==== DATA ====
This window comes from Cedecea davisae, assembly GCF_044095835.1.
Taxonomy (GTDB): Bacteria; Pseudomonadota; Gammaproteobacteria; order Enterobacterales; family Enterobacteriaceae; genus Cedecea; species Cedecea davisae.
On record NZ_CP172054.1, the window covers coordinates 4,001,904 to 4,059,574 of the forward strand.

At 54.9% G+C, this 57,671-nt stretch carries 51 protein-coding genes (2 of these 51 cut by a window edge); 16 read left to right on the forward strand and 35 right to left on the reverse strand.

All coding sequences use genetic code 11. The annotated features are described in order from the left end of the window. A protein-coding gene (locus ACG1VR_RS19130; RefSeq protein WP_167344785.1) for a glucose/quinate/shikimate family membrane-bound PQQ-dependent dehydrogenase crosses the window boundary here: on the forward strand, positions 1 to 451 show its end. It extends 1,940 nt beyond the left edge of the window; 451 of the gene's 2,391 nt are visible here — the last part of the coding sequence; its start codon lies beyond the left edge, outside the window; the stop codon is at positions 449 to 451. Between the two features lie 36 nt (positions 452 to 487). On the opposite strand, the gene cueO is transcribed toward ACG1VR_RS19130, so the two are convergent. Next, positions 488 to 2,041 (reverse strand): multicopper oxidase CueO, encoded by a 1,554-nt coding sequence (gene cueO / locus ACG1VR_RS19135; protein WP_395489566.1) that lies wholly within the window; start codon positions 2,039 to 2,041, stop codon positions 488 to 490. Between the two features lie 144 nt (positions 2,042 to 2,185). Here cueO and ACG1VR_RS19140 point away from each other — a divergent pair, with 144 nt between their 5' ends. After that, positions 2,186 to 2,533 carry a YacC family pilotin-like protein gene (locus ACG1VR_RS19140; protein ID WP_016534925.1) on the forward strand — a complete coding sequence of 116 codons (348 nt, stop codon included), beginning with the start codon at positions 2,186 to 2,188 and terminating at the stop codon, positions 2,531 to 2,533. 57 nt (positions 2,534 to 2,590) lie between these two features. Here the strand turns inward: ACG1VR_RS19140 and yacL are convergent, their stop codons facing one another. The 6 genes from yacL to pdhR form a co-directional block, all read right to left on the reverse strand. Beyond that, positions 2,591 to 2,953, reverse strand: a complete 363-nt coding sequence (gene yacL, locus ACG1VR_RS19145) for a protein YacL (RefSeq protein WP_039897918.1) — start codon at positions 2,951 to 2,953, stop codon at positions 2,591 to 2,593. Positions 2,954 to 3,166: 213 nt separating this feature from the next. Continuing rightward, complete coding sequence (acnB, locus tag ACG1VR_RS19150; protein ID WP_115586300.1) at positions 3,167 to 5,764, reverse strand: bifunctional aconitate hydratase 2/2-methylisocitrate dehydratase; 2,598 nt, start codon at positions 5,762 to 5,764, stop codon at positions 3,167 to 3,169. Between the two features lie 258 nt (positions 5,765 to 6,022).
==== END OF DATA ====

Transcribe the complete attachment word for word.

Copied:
This window comes from Cedecea davisae, assembly GCF_044095835.1.
Taxonomy (GTDB): Bacteria; Pseudomonadota; Gammaproteobacteria; order Enterobacterales; family Enterobacteriaceae; genus Cedecea; species Cedecea davisae.
On record NZ_CP172054.1, the window covers coordinates 4,001,904 to 4,059,574 of the forward strand.

At 54.9% G+C, this 57,671-nt stretch carries 51 protein-coding genes (2 of these 51 cut by a window edge); 16 read left to right on the forward strand and 35 right to left on the reverse strand.

All coding sequences use genetic code 11. The annotated features are described in order from the left end of the window. A protein-coding gene (locus ACG1VR_RS19130; RefSeq protein WP_167344785.1) for a glucose/quinate/shikimate family membrane-bound PQQ-dependent dehydrogenase crosses the window boundary here: on the forward strand, positions 1 to 451 show its end. It extends 1,940 nt beyond the left edge of the window; 451 of the gene's 2,391 nt are visible here — the last part of the coding sequence; its start codon lies beyond the left edge, outside the window; the stop codon is at positions 449 to 451. Between the two features lie 36 nt (positions 452 to 487). On the opposite strand, the gene cueO is transcribed toward ACG1VR_RS19130, so the two are convergent. Next, positions 488 to 2,041 (reverse strand): multicopper oxidase CueO, encoded by a 1,554-nt coding sequence (gene cueO / locus ACG1VR_RS19135; protein WP_395489566.1) that lies wholly within the window; start codon positions 2,039 to 2,041, stop codon positions 488 to 490. Between the two features lie 144 nt (positions 2,042 to 2,185). Here cueO and ACG1VR_RS19140 point away from each other — a divergent pair, with 144 nt between their 5' ends. After that, positions 2,186 to 2,533 carry a YacC family pilotin-like protein gene (locus ACG1VR_RS19140; protein ID WP_016534925.1) on the forward strand — a complete coding sequence of 116 codons (348 nt, stop codon included), beginning with the start codon at positions 2,186 to 2,188 and terminating at the stop codon, positions 2,531 to 2,533. 57 nt (positions 2,534 to 2,590) lie between these two features. Here the strand turns inward: ACG1VR_RS19140 and yacL are convergent, their stop codons facing one another. The 6 genes from yacL to pdhR form a co-directional block, all read right to left on the reverse strand. Beyond that, positions 2,591 to 2,953, reverse strand: a complete 363-nt coding sequence (gene yacL, locus ACG1VR_RS19145) for a protein YacL (RefSeq protein WP_039897918.1) — start codon at positions 2,951 to 2,953, stop codon at positions 2,591 to 2,593. Positions 2,954 to 3,166: 213 nt separating this feature from the next. Continuing rightward, complete coding sequence (acnB, locus tag ACG1VR_RS19150; protein ID WP_115586300.1) at positions 3,167 to 5,764, reverse strand: bifunctional aconitate hydratase 2/2-methylisocitrate dehydratase; 2,598 nt, start codon at positions 5,762 to 5,764, stop codon at positions 3,167 to 3,169. Between the two features lie 258 nt (positions 5,765 to 6,022).